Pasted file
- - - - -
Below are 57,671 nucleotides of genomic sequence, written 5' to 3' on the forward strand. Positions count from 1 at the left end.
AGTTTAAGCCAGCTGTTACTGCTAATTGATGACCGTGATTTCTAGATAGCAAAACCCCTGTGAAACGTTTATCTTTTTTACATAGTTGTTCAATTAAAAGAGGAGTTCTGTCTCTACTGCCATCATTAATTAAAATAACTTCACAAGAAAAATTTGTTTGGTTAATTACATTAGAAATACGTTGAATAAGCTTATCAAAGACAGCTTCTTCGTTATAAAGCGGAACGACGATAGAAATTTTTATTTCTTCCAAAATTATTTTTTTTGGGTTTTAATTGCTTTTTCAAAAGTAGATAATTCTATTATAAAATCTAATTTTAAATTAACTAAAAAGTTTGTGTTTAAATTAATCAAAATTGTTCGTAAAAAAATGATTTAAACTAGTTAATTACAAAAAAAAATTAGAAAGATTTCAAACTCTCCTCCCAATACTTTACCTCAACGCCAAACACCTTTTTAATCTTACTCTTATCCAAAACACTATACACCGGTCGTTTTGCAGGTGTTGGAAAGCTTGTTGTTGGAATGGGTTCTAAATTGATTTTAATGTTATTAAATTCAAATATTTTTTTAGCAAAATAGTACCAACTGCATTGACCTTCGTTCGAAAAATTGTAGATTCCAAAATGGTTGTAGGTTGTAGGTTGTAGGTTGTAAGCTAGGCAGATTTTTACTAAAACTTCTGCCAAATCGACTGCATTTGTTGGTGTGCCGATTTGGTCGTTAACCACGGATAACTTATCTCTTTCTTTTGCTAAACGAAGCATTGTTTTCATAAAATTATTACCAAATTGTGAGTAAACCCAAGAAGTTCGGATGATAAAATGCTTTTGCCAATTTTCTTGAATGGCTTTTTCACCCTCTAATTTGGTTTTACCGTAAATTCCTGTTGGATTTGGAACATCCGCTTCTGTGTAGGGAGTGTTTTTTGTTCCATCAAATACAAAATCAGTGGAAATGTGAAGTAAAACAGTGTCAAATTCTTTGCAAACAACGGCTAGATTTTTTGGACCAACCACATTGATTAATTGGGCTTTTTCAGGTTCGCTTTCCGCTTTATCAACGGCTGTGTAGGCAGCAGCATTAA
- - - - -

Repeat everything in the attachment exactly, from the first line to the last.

Below are 57,671 nucleotides of genomic sequence, written 5' to 3' on the forward strand. Positions count from 1 at the left end.
AGTTTAAGCCAGCTGTTACTGCTAATTGATGACCGTGATTTCTAGATAGCAAAACCCCTGTGAAACGTTTATCTTTTTTACATAGTTGTTCAATTAAAAGAGGAGTTCTGTCTCTACTGCCATCATTAATTAAAATAACTTCACAAGAAAAATTTGTTTGGTTAATTACATTAGAAATACGTTGAATAAGCTTATCAAAGACAGCTTCTTCGTTATAAAGCGGAACGACGATAGAAATTTTTATTTCTTCCAAAATTATTTTTTTTGGGTTTTAATTGCTTTTTCAAAAGTAGATAATTCTATTATAAAATCTAATTTTAAATTAACTAAAAAGTTTGTGTTTAAATTAATCAAAATTGTTCGTAAAAAAATGATTTAAACTAGTTAATTACAAAAAAAAATTAGAAAGATTTCAAACTCTCCTCCCAATACTTTACCTCAACGCCAAACACCTTTTTAATCTTACTCTTATCCAAAACACTATACACCGGTCGTTTTGCAGGTGTTGGAAAGCTTGTTGTTGGAATGGGTTCTAAATTGATTTTAATGTTATTAAATTCAAATATTTTTTTAGCAAAATAGTACCAACTGCATTGACCTTCGTTCGAAAAATTGTAGATTCCAAAATGGTTGTAGGTTGTAGGTTGTAGGTTGTAAGCTAGGCAGATTTTTACTAAAACTTCTGCCAAATCGACTGCATTTGTTGGTGTGCCGATTTGGTCGTTAACCACGGATAACTTATCTCTTTCTTTTGCTAAACGAAGCATTGTTTTCATAAAATTATTACCAAATTGTGAGTAAACCCAAGAAGTTCGGATGATAAAATGCTTTTGCCAATTTTCTTGAATGGCTTTTTCACCCTCTAATTTGGTTTTACCGTAAATTCCTGTTGGATTTGGAACATCCGCTTCTGTGTAGGGAGTGTTTTTTGTTCCATCAAATACAAAATCAGTGGAAATGTGAAGTAAAACAGTGTCAAATTCTTTGCAAACAACGGCTAGATTTTTTGGACCAACCACATTGATTAATTGGGCTTTTTCAGGTTCGCTTTCCGCTTTATCAACGGCTGTGTAGGCAGCAGCATTAA